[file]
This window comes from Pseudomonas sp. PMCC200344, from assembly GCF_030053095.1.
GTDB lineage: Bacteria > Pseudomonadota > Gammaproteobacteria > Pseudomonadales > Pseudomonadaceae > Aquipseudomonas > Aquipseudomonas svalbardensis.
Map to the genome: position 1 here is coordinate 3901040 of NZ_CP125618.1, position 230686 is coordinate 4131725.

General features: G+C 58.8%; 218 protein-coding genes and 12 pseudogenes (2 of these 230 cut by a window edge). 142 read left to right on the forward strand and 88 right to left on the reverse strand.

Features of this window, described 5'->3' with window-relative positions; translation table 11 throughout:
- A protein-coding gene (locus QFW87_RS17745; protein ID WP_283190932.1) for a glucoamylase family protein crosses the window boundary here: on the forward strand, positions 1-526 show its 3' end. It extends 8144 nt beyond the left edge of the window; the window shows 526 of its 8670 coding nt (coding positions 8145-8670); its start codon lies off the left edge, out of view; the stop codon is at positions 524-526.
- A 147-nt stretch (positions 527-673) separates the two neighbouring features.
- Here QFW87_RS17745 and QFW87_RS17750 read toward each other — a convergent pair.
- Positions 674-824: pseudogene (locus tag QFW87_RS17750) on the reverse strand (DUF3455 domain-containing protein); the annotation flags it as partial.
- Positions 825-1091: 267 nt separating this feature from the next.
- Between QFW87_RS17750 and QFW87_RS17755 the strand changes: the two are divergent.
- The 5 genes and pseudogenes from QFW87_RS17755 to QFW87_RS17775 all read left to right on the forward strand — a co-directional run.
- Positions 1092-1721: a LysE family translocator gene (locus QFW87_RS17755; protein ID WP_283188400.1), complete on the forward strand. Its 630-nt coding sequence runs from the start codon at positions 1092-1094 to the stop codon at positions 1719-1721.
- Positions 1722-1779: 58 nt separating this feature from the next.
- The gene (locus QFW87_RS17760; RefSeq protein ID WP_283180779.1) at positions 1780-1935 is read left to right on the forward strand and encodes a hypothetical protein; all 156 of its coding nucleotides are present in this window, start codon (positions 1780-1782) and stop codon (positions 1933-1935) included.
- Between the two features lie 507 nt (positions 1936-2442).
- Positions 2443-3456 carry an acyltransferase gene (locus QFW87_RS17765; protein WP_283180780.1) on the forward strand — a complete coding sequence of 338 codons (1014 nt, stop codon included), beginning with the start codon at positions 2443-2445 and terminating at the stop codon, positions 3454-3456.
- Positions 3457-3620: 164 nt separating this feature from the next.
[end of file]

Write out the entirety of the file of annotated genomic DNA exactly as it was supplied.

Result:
This window comes from Pseudomonas sp. PMCC200344, from assembly GCF_030053095.1.
GTDB lineage: Bacteria > Pseudomonadota > Gammaproteobacteria > Pseudomonadales > Pseudomonadaceae > Aquipseudomonas > Aquipseudomonas svalbardensis.
Map to the genome: position 1 here is coordinate 3901040 of NZ_CP125618.1, position 230686 is coordinate 4131725.

General features: G+C 58.8%; 218 protein-coding genes and 12 pseudogenes (2 of these 230 cut by a window edge). 142 read left to right on the forward strand and 88 right to left on the reverse strand.

Features of this window, described 5'->3' with window-relative positions; translation table 11 throughout:
- A protein-coding gene (locus QFW87_RS17745; protein ID WP_283190932.1) for a glucoamylase family protein crosses the window boundary here: on the forward strand, positions 1-526 show its 3' end. It extends 8144 nt beyond the left edge of the window; the window shows 526 of its 8670 coding nt (coding positions 8145-8670); its start codon lies off the left edge, out of view; the stop codon is at positions 524-526.
- A 147-nt stretch (positions 527-673) separates the two neighbouring features.
- Here QFW87_RS17745 and QFW87_RS17750 read toward each other — a convergent pair.
- Positions 674-824: pseudogene (locus tag QFW87_RS17750) on the reverse strand (DUF3455 domain-containing protein); the annotation flags it as partial.
- Positions 825-1091: 267 nt separating this feature from the next.
- Between QFW87_RS17750 and QFW87_RS17755 the strand changes: the two are divergent.
- The 5 genes and pseudogenes from QFW87_RS17755 to QFW87_RS17775 all read left to right on the forward strand — a co-directional run.
- Positions 1092-1721: a LysE family translocator gene (locus QFW87_RS17755; protein ID WP_283188400.1), complete on the forward strand. Its 630-nt coding sequence runs from the start codon at positions 1092-1094 to the stop codon at positions 1719-1721.
- Positions 1722-1779: 58 nt separating this feature from the next.
- The gene (locus QFW87_RS17760; RefSeq protein ID WP_283180779.1) at positions 1780-1935 is read left to right on the forward strand and encodes a hypothetical protein; all 156 of its coding nucleotides are present in this window, start codon (positions 1780-1782) and stop codon (positions 1933-1935) included.
- Between the two features lie 507 nt (positions 1936-2442).
- Positions 2443-3456 carry an acyltransferase gene (locus QFW87_RS17765; protein WP_283180780.1) on the forward strand — a complete coding sequence of 338 codons (1014 nt, stop codon included), beginning with the start codon at positions 2443-2445 and terminating at the stop codon, positions 3454-3456.
- Positions 3457-3620: 164 nt separating this feature from the next.